A sturdy foundation is the key to a long-lasting storage shed. Do-it-yourself home owners with solid carpentry skills will find building a wood foundation easier than excavating, setting up forms and having concrete poured. The principles of building the foundation are similar no matter what size shed you plan to build. Making a strong, durable foundation does not require special tools. Simply take your time, make accurate measurements and use treated lumber.
Contact your city building permit department to obtain a permit, if one is needed, and to check on the anchoring requirements. Find out if your homeowner’s association has guidelines and design restrictions for storage buildings and get its approval to build.
Measure and cut all the floor joists, two rim joists, two band boards and the skids to size. The rim joists are the outer joists at each end of the floor frame. The band boards are the long sides to which the joists and rim joists are attached. The floor frame sits on top of the skids.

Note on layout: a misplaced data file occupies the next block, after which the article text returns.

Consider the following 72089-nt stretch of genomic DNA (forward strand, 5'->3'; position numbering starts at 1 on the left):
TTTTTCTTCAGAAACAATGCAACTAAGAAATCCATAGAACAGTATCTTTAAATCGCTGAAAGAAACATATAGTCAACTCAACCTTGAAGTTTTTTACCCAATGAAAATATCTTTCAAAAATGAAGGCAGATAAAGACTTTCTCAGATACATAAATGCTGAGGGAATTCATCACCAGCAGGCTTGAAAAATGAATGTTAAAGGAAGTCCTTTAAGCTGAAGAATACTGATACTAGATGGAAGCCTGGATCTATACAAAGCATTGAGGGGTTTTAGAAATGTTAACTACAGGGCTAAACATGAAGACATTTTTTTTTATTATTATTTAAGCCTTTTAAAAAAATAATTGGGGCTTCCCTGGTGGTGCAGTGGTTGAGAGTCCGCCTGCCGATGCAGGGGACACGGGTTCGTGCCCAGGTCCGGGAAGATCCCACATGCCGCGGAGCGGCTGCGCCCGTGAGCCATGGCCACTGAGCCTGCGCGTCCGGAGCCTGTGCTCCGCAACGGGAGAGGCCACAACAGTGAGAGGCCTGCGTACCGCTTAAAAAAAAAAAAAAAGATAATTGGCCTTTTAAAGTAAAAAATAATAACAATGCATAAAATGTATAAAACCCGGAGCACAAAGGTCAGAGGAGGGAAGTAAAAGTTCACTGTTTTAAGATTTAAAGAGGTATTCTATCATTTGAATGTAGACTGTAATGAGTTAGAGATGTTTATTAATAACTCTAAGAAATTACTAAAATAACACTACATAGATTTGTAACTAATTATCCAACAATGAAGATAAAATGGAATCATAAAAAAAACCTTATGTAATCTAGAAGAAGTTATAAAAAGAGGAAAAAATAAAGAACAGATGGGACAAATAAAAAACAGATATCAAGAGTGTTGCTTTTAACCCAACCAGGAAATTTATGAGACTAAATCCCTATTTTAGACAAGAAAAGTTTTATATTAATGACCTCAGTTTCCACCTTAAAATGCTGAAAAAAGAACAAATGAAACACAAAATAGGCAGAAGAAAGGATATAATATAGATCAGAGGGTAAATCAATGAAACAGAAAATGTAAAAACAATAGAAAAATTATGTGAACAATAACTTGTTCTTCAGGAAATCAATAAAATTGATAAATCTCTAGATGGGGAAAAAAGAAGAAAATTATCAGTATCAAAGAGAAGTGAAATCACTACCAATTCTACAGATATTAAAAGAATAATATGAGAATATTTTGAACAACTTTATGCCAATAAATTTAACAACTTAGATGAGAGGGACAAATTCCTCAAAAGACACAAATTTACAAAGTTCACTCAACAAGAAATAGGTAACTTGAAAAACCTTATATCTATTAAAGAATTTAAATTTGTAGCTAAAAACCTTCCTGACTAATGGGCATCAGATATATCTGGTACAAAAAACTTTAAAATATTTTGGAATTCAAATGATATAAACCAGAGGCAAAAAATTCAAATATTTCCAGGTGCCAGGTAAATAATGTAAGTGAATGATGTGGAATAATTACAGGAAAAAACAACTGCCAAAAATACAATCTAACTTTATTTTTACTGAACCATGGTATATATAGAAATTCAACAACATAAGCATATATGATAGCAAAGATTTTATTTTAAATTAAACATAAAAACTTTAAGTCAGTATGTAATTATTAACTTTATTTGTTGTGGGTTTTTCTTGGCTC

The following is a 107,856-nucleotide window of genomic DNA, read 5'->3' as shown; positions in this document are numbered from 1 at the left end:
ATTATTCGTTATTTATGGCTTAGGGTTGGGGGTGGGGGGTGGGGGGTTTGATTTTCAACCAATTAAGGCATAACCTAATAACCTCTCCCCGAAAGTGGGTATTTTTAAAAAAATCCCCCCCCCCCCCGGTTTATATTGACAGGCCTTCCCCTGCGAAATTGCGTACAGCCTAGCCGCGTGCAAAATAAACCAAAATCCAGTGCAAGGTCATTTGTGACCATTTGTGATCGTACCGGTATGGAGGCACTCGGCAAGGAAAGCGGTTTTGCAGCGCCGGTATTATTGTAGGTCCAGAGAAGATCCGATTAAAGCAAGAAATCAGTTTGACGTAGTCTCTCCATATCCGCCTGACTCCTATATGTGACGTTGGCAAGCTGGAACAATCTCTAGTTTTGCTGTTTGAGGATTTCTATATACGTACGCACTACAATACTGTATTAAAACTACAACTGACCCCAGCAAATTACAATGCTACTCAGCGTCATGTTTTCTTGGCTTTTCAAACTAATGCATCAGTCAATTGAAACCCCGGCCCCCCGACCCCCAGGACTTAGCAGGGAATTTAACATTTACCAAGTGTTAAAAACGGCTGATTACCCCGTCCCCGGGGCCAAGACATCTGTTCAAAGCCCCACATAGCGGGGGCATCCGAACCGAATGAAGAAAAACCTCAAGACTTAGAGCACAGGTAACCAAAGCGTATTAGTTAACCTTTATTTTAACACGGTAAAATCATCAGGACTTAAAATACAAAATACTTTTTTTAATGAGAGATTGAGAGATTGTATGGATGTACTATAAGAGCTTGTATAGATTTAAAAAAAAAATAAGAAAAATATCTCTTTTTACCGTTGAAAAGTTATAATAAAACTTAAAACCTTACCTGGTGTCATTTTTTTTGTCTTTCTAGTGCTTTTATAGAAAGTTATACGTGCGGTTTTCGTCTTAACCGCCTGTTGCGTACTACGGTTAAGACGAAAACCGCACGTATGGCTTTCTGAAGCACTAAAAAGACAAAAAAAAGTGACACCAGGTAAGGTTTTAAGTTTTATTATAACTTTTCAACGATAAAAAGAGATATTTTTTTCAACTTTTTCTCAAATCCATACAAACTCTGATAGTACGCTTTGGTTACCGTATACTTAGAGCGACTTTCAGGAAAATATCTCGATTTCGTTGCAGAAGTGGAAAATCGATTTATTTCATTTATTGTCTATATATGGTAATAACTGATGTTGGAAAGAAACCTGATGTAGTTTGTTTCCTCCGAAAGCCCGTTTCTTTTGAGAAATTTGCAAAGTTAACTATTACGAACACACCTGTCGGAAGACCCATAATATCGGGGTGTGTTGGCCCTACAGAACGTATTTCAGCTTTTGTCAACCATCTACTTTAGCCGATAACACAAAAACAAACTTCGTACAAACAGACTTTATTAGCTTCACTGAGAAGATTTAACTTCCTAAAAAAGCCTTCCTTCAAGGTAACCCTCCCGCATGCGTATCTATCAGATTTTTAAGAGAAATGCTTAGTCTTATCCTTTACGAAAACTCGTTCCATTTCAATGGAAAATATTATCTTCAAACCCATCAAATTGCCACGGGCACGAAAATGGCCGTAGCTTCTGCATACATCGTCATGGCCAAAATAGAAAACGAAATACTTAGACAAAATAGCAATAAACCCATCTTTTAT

Mark the two band boards with joist reference marks every 12 inches on center. Assemble the floor frame by nailing each joist and the two rim joists to the band boards. Use 16d galvanized common nails.
Lay the skids on the ground with equal spacing. They should be positioned such that when the floor frame is placed on top, the long sides of the frame rest flush with the outer skids or extend an equal amount out to the side of the outer skids. Check the skids for level using a carpenter's level. Add or remove soil underneath the skids if necessary.
Place the floor frame on top of the skids. Run a tape measure between the diagonal corners to ensure the floor frame is square. Make any necessary adjustments.
Drive nails at an angle through the joists into the skids using 16d galvanized nails. This is referred to as toenailing. Measure the joist at the 4-foot, 8-foot and 12-foot lengths along the skids before attaching to ensure they are precisely on center. This makes nailing the edges of the plywood flooring easier as they will fall in the middle of a joist.
Anchor the flooring frame to the ground according to the building codes.
Attach the plywood flooring to the frame. Start laying the plywood at one of the front corners and work your way to the back. Nail the plywood every 6 inches around the outer floor edges and every 12 inches in the interior. Use 8d galvanized box nails.